I have been listening to this album for about a year now, and I still haven't found all the little subtleties and nuances, so I won't dive into those too deeply, but they're there, believe me. The opening cut, "And the Gods Made Love" shows that Jimi was a master studio technician as well, mixing odd sounds and backwards tapes to give us something that sounds like wind blowing at first listen, but subsequent listens reveal odd sounds that weren't quite noticeable before, and there is even a tape of Jimi's voice that is slowed down and played backwards (rumor has it that he is saying "Ok, one more time" or something to that effect). Next we move into the second intro track, "(Have You Ever Been) to Electric Ladyland", in which Jimi soothes us with his voice, preparing us for the mind-blowing journey that lays ahead, which all comes crashing down on us with the blues-pop jam "Crosstown Traffic."
From here on, this album takes many twists and turns. The 17-minute blues jam "Voodoo Chile" sits next to a nice Noel Redding piece, the psychedelic pop "Little Miss Strange," on which Noel even gets the lead vocal.
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Format: Audio CD
As influential as they are, it's hard to believe that The Jimi Hendrix Experience only released three albums. While each were brilliant in their own right, Electric Ladyland is their masterpiece. Originally released as a double album, it brimmed with inventive guitar work, suitably trippy lyrics and Mr. Hendrix's best vocal work. From the simplicity of "Have You Ever Been To (Electric Ladyland), to the fire of "Crosstown Traffic", to the psychedelia of "1983" to bizarre experimentation of "And The Gods Made Love", the album offers the listener as buffet of sounds. The two versions of "Voodoo Chile" are outstanding, the first version is a 15 minute jam with Steve Winwood and Jack Cassidy that burns up and the second has that famous wah-wah guitar riff. His take on Bob Dylan's "All Along The Watchtower" gave him his only top forty hit. "Come On (Let The Good Times Roll)" and "Burning The Midnight Lamp" are two album cuts that don't alot of play, but rank up there with anything else on the album. Electric Ladyland is a musical landmark and it secured Jimi Hendrix's place as one of the giants in musical history.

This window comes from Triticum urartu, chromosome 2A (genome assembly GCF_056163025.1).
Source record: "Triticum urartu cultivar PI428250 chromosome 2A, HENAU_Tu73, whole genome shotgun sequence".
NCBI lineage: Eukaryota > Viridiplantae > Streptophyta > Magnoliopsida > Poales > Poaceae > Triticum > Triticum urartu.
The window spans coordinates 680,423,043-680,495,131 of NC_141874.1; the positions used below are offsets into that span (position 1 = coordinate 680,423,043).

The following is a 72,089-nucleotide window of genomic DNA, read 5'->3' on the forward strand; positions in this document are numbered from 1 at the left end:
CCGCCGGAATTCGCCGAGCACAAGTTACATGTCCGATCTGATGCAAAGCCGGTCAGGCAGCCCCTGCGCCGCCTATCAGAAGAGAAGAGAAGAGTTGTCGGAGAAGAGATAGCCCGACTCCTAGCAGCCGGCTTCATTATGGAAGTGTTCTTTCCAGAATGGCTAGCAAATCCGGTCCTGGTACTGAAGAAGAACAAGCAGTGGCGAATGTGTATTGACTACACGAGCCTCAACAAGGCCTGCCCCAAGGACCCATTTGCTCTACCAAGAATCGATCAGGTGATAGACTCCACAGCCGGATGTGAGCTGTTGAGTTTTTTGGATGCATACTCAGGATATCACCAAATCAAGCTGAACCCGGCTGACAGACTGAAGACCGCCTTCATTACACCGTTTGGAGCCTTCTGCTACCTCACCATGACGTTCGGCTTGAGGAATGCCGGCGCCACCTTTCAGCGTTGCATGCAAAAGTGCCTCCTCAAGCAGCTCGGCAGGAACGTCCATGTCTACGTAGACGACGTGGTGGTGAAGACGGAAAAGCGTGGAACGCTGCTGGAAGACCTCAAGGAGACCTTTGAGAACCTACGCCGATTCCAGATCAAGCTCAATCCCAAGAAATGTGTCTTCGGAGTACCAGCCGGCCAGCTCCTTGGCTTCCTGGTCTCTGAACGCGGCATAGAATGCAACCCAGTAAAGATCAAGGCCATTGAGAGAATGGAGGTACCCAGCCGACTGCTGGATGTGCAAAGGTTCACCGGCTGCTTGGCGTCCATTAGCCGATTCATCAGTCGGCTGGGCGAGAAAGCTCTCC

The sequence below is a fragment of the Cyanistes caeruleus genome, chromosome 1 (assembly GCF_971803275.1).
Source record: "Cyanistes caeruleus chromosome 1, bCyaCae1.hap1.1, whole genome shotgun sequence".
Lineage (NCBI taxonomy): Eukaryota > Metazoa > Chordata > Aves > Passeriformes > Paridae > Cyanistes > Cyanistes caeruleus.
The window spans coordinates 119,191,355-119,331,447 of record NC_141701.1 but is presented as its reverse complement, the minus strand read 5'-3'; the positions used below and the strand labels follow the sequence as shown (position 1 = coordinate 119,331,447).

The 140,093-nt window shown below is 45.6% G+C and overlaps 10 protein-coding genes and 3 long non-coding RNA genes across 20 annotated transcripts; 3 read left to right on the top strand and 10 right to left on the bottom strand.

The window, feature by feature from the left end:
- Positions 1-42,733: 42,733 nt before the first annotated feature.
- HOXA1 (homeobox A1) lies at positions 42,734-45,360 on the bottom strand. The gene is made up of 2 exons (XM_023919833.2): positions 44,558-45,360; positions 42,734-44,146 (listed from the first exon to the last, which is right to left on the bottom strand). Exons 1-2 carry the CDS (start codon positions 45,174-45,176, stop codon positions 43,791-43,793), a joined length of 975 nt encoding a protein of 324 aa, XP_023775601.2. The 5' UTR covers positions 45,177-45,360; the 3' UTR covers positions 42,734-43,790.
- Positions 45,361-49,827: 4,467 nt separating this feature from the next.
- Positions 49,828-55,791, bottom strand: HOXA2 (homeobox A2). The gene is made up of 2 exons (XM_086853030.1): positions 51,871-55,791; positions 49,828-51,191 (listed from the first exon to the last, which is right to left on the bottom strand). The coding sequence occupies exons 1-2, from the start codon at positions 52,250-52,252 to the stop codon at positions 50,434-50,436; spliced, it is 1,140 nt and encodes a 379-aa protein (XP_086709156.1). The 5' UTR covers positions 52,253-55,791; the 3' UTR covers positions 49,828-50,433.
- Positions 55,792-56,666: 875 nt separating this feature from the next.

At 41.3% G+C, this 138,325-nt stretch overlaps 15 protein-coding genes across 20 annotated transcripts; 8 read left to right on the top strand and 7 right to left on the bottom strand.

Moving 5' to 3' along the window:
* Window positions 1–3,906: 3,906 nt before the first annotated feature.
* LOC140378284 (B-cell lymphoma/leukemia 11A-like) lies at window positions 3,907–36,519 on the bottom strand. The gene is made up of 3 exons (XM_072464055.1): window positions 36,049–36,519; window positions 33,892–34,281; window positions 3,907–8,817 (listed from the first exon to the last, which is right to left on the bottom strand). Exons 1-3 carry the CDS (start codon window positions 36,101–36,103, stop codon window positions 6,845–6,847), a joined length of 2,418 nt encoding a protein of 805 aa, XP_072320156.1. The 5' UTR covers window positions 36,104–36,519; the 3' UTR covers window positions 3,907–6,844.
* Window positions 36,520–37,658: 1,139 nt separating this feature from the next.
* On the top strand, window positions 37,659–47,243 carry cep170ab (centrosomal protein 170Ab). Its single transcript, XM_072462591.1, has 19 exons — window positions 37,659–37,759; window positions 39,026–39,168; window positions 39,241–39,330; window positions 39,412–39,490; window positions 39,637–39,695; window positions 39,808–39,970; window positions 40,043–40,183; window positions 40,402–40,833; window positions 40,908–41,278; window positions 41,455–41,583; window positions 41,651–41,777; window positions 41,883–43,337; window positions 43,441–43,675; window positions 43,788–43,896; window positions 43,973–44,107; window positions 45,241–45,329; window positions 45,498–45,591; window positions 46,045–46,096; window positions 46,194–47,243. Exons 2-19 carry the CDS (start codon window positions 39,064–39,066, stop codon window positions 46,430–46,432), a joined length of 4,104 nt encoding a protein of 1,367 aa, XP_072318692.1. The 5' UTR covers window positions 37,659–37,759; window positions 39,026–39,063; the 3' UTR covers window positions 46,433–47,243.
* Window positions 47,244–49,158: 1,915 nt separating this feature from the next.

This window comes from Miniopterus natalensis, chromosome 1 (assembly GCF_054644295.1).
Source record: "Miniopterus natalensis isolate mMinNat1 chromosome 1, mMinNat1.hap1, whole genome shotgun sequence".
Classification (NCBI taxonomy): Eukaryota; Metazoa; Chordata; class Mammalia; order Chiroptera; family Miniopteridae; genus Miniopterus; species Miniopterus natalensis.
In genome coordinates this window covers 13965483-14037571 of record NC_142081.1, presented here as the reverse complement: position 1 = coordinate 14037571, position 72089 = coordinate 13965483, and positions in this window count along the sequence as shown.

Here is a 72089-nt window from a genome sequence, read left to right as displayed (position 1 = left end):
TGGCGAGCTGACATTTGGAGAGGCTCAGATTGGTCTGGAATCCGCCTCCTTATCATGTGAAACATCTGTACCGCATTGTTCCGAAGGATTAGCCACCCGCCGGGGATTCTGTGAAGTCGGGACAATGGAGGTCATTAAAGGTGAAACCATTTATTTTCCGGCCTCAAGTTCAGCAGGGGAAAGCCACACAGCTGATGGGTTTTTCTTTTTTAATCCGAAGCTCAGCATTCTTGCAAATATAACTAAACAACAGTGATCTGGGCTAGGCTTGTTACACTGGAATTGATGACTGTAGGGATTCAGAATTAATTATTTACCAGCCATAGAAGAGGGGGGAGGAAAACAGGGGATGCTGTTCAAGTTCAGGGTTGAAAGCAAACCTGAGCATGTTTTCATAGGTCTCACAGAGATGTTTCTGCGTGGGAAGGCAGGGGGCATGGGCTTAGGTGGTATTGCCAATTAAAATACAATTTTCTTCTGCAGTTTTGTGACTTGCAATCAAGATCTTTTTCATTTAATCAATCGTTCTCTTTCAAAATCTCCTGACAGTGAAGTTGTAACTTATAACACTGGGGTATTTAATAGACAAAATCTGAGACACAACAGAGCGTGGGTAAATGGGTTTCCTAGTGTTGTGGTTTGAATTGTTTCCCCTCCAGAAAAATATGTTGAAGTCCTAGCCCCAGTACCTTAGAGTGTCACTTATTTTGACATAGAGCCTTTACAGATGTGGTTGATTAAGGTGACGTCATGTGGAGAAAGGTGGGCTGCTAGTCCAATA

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Format: Audio CD
Janie Hendrix, Jimi's adopted sister and sole heir to his music copyrights, dropped the MCA record label and signed a new contract for reissuing Jimi's catalog on Sony in 2010. It seems kinda ridiculous that every 2 or 3 years, whenever she wins a copyright lawsuit or decides to switch record labels, she "remasters" the entire catalog. How many victory reissues do we need? Anyway, she decided to reissue these albums on CD in 2010, which not only generates buzz for guaranteed sales but, also makes her a lot more profit off Hendrix's name. She cares more about benefits from sales of the physical product more then about protecting the legacy of a great musician. Here's the truth... These are the 1997 remasters in new "earth-friendly" cardboard packaging with a worthless DVD. It's a 17 minute DVD with producer/engineer Eddie Kramer talking about Jimi and playing a snippet of a few songs. We've already heard the songs and know he's good. Nothing interesting or new. The albums should have gotten a fresh remaster for 2010 and the second disc could have been better utilized as bonus tracks, such as outtakes or live stuff. Even the booklets and disc labels themselves look exactly the same. If you bought the last remasters you don't need any of the main 3 studio albums, Band Of Gypsys, or First Rays. 5 stars for the album itself but, zero stars for the disc. This 2010 reissue is not a remaster and is definitely screwing the public.